UBS disclosed to regulators that employees colluded to rig the London interbank offered rate – and the decision to make the confession is seen as an attempt to seek leniency from investigators.
“It’s a sound tactic and well-trodden path,” said Steven Francis, a regulatory lawyer at Reynolds Porter Chamberlain in London. “With competition law, there is a very well-recognised system of giving first-mover advantage to any cartel member who blows the whistle on the others.”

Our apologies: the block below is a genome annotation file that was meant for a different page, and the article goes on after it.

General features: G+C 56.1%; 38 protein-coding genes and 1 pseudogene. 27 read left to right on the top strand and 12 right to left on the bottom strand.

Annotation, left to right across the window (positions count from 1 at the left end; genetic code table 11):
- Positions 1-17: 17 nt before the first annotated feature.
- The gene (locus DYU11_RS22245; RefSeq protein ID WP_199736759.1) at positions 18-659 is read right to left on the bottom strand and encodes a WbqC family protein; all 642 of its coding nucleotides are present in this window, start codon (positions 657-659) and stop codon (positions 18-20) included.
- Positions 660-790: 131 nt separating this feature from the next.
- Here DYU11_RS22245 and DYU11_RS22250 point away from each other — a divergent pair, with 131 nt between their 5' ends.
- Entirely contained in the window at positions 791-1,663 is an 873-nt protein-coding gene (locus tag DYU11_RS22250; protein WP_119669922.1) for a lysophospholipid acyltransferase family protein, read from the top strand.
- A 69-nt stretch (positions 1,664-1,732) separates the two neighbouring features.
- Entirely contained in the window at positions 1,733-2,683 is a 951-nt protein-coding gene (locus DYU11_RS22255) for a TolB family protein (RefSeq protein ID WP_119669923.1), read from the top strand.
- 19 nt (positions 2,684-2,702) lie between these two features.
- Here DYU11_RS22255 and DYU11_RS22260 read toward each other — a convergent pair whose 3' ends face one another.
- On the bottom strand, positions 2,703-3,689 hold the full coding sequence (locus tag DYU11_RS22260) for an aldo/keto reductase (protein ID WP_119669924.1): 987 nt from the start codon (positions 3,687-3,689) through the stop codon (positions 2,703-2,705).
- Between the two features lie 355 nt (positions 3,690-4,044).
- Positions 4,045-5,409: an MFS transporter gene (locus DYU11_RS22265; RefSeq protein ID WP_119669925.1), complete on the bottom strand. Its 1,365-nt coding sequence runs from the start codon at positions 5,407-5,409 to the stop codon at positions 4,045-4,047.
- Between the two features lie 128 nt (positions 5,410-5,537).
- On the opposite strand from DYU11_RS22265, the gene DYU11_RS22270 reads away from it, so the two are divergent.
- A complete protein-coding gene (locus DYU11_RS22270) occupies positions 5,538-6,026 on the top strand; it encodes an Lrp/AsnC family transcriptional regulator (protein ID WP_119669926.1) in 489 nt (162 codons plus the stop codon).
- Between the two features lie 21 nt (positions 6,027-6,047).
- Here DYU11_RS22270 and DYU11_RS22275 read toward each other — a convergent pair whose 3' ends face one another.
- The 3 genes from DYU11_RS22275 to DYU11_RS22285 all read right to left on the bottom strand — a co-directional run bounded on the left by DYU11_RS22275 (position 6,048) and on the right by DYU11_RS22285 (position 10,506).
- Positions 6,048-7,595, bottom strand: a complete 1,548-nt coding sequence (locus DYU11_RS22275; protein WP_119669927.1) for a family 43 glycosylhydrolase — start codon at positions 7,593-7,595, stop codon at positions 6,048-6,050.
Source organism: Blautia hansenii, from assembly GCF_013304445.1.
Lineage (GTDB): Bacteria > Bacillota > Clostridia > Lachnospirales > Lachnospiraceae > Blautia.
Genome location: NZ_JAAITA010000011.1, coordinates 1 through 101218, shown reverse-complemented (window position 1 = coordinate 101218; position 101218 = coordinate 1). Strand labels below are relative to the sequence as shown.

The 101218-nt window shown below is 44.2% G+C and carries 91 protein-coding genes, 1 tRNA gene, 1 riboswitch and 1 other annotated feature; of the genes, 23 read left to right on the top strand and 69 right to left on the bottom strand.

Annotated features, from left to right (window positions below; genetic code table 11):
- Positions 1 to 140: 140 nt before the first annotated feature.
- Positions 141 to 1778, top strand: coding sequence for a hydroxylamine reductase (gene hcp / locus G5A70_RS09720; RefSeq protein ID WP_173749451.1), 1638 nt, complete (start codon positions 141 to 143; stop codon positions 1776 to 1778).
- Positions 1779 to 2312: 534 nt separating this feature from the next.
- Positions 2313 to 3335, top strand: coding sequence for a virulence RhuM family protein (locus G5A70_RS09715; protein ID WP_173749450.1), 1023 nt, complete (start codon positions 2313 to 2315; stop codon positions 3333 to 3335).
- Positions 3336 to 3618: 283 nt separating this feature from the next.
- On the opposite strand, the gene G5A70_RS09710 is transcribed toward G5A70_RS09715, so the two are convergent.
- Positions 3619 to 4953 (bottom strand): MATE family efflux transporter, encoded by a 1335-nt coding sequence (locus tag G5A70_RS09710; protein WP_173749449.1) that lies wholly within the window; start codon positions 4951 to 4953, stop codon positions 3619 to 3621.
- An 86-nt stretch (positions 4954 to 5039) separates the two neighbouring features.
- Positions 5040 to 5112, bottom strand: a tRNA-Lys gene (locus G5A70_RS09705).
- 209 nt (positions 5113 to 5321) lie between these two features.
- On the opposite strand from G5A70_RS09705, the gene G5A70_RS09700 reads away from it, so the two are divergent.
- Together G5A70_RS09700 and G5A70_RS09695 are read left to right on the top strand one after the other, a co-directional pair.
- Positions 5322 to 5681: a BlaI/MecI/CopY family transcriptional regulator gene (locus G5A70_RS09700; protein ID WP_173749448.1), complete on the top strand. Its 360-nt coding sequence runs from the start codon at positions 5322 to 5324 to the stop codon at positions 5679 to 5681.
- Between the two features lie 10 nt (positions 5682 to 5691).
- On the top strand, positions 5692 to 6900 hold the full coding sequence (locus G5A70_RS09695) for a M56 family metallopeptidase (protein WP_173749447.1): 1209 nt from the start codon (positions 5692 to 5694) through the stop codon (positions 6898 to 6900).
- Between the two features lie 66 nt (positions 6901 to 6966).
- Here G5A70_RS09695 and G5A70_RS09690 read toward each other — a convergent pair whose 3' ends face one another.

Francis added that UBS’ move to make the first disclosure has now made it difficult for the bank’s competitors, such as JP Morgan Chase & Co. and Citigroup Inc, to attempt to claim the same protection.
UBS is already facing scrutiny of its internal controls following a posting of $2.3bn in losses from unauthorized trading, and though UBS’ whistle blowing may lessen the punishment inflicted on the bank and shorten the range of the probe, its confession of wrongdoing may have left itself open to the possibilities of lawsuits from clients.
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